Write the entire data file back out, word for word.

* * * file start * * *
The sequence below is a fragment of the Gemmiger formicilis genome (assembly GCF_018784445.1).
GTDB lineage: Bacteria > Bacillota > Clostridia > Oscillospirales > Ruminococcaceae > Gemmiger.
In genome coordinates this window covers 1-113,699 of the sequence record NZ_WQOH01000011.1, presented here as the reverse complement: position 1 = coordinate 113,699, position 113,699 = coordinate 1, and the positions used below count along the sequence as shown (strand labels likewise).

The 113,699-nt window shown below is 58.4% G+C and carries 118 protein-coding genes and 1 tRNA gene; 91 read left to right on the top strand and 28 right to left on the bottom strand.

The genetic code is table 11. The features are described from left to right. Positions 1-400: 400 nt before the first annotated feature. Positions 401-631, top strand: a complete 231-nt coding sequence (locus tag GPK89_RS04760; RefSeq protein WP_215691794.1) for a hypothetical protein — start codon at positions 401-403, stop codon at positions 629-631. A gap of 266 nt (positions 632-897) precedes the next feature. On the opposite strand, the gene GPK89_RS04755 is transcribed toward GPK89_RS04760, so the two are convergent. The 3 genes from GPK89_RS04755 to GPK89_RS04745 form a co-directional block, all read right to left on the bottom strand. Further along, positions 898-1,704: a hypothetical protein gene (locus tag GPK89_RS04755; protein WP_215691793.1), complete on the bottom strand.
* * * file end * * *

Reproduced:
The sequence below is a fragment of the Gemmiger formicilis genome (assembly GCF_018784445.1).
GTDB lineage: Bacteria > Bacillota > Clostridia > Oscillospirales > Ruminococcaceae > Gemmiger.
In genome coordinates this window covers 1-113,699 of the sequence record NZ_WQOH01000011.1, presented here as the reverse complement: position 1 = coordinate 113,699, position 113,699 = coordinate 1, and the positions used below count along the sequence as shown (strand labels likewise).

The 113,699-nt window shown below is 58.4% G+C and carries 118 protein-coding genes and 1 tRNA gene; 91 read left to right on the top strand and 28 right to left on the bottom strand.

The genetic code is table 11. The features are described from left to right. Positions 1-400: 400 nt before the first annotated feature. Positions 401-631, top strand: a complete 231-nt coding sequence (locus tag GPK89_RS04760; RefSeq protein WP_215691794.1) for a hypothetical protein — start codon at positions 401-403, stop codon at positions 629-631. A gap of 266 nt (positions 632-897) precedes the next feature. On the opposite strand, the gene GPK89_RS04755 is transcribed toward GPK89_RS04760, so the two are convergent. The 3 genes from GPK89_RS04755 to GPK89_RS04745 form a co-directional block, all read right to left on the bottom strand. Further along, positions 898-1,704: a hypothetical protein gene (locus tag GPK89_RS04755; protein WP_215691793.1), complete on the bottom strand.